Catching My Eye: Churchill Downs Saturday, May 20

May 22nd, 2023

Through the first three weeks of the spring meet, horses taking inside trips on the main track are struggling to hold on at Churchill Downs. Time and again, I am seeing horses with early speed who draw toward the outside be able to stalk the inside runners and make bold moves through the turn and down the center of the track. It still pays to be forward, whether sprinting or going two turns. Something to keep in mind as these horses who had the advantageous trip or who were stuck on the inside run back over the next six weeks of the meet.

The Grade 3 Louisville Stakes

Run as Saturday’s finale, the $225,000 Louisville (G3) attracted an interesting field of older turf runners going 1 1/2 miles, including Therapist, Limited Liability, and Tiz the Bomb. But it was Foreign Relations who got the gold, his first graded stakes win in his first attempt.

In just his seventh start, the five-year-old trained by Conor Murphy made the move up in class after he crossed the finish line first by open lengths last out in an n1x at Keeneland but was DQ’d for causing trouble in the stretch.

The pace set up nicely for his running style as Time for Trouble set glacial fractions of :25.58, :52.48 (the portable rail was down), and Foreign Relations was able to track in third, two to three lengths off the leader. Still, he was taking on his toughest foes to date and held off Limited Liability and Tiz the Bomb, who both also had decent mid-pack positions to contend for the win.

Brisnet gave Foreign Relations a 91 after earning a 99 Speed figure last out at Keeneland. The gelded son of Karakontie only broke his maiden in February of this year on the Tapeta at Turfway Park. We know he can get 12 panels and produce strong winning bids when the race flow goes his way. Now the question is can he get it done in adverse circumstances and against stiffer competition.

Make sure to keep tabs on Yamato, who rounded out the superfecta in the Louisville. Trainer Mike Maker just got his hands on this six-year-old two races back, and he does excellent work moving older turf horses forward.

Yamato trailed the field early on in the Louisville but finished with a strong kick traveling the final two furlongs in :22.53. A better pace set-up, and instead of finishing fourth he’s in the photo for the win.

Western Command somehow paid $23.26-1 winning an n2l against a field of six $30,000 claimers in Race 2 on Saturday. In the three-year-old’s fifth start, his first since gelded, we saw the type of step forward that merits a move up in class. Piloted by Edgar Morales, Western Command broke well outside of three early speedsters to get in a perfect stalking position through the first call of the six furlongs. The Greg Foley trainee then made a bold move to pass the frontrunner in the turn, propelling him nearly three lengths ahead of the field. Morales gave a strong finish, and he won by 1 1/12 lengths to earn an 83 Brisnet Speed figure.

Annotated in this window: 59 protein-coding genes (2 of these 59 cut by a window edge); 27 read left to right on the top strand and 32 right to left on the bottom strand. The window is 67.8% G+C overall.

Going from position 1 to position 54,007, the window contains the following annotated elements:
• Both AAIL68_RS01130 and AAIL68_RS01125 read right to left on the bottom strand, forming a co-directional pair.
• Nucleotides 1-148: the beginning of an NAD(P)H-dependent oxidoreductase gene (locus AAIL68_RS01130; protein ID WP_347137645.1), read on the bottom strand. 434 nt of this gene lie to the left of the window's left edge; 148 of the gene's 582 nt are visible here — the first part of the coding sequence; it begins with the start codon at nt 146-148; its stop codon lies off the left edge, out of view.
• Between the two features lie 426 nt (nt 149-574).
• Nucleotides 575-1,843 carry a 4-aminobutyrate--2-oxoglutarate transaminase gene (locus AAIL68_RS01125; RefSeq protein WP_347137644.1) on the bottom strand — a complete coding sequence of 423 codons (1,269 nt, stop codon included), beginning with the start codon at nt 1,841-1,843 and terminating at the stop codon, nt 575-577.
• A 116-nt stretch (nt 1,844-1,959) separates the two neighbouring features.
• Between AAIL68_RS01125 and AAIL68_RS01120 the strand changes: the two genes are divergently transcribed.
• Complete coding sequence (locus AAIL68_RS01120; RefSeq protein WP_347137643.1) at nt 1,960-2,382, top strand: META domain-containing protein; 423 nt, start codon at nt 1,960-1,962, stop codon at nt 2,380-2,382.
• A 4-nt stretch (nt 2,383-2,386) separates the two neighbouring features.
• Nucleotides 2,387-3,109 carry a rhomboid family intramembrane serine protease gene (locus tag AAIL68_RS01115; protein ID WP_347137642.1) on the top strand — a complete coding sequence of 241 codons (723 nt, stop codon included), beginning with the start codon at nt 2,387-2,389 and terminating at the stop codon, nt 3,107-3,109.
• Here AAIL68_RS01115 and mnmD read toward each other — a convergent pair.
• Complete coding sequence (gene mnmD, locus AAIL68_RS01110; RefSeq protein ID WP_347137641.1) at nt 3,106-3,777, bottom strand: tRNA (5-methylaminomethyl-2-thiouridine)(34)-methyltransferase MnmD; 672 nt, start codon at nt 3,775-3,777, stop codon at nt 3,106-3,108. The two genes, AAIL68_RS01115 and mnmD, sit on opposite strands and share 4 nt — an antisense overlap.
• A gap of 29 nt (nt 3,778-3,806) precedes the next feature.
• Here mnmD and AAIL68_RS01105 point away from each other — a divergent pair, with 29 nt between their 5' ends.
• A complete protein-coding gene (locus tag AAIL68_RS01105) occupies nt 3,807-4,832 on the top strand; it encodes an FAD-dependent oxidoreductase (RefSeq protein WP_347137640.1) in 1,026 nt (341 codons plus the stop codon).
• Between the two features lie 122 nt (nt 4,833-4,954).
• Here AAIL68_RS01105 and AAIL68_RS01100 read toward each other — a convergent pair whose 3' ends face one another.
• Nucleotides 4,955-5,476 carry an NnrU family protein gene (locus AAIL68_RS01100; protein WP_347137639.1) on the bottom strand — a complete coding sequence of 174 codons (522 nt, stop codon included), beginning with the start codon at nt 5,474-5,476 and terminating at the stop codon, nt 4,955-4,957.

I think there’s more to be seen from this son of West Coast owned by West Point Thoroughbreds, Terry Stephens, and Stable 71. He stays with the connections, having also been ignored at the claiming box.

Two three-year-old fillies caught my eye in Race 6 on Saturday. Let’s start with the winner, Miss Arlington. In her last two starts, she lost to first-time-starters Sweet Azteca and Scylla, who both ran huge speed figures. At Turfway Park, she drew the rail and went for the lead going six furlongs, which can be a death sentence at that track. Making her fifth start on Saturday, the field and post set up nicely for her, and she was able to strut her stuff.

Trainer Brian Williamson in no way looks to have them cranked at first asking, so it is reasonable that it took five starts for the Nancy Vanier, Brady Tauber, Steve Gordon & Mark Tauber homebred to score. She didn’t set the track on fire with her 80 Brisnet Speed figure, but more impressively was how she did it. Jockey Jareth Loveberry had his hands full throughout the first four furlongs, and she was able to put herself in position behind the leader, relax, and make her move to vie for the front without ever being asked. She pulled away in the stretch and won by 2 1/2 lengths. Blinkers were added and the distance was cut back to 5 1/2 furlongs, so, of course, the question will be can she win covering more ground. Everything I saw tells me, yes, she can.

One horse got away from the gates poorly, and no surprise that it was the first-time starter who drew the rail. Chilled Fireball, the $385,000 three-year-old daughter of Malibu Moon, was away awkwardly and then broke inward, putting her at the back of the pack right away with a ton of work to do at this short sprint distance.

Gabe Saez was on board, obviously knew he had horse, guiding her outside the eight foes, which she began to knock off one at a time before putting in an impressive stretch run to not only place second but also battle past a game foe, showing her ability to pass and her heart for the wire.

Trainer Phil Bauer does well with first time-starters (17% over the past three years), but he does even better second time out (22%). Chilled Fireball will be a likely win candidate in her next start.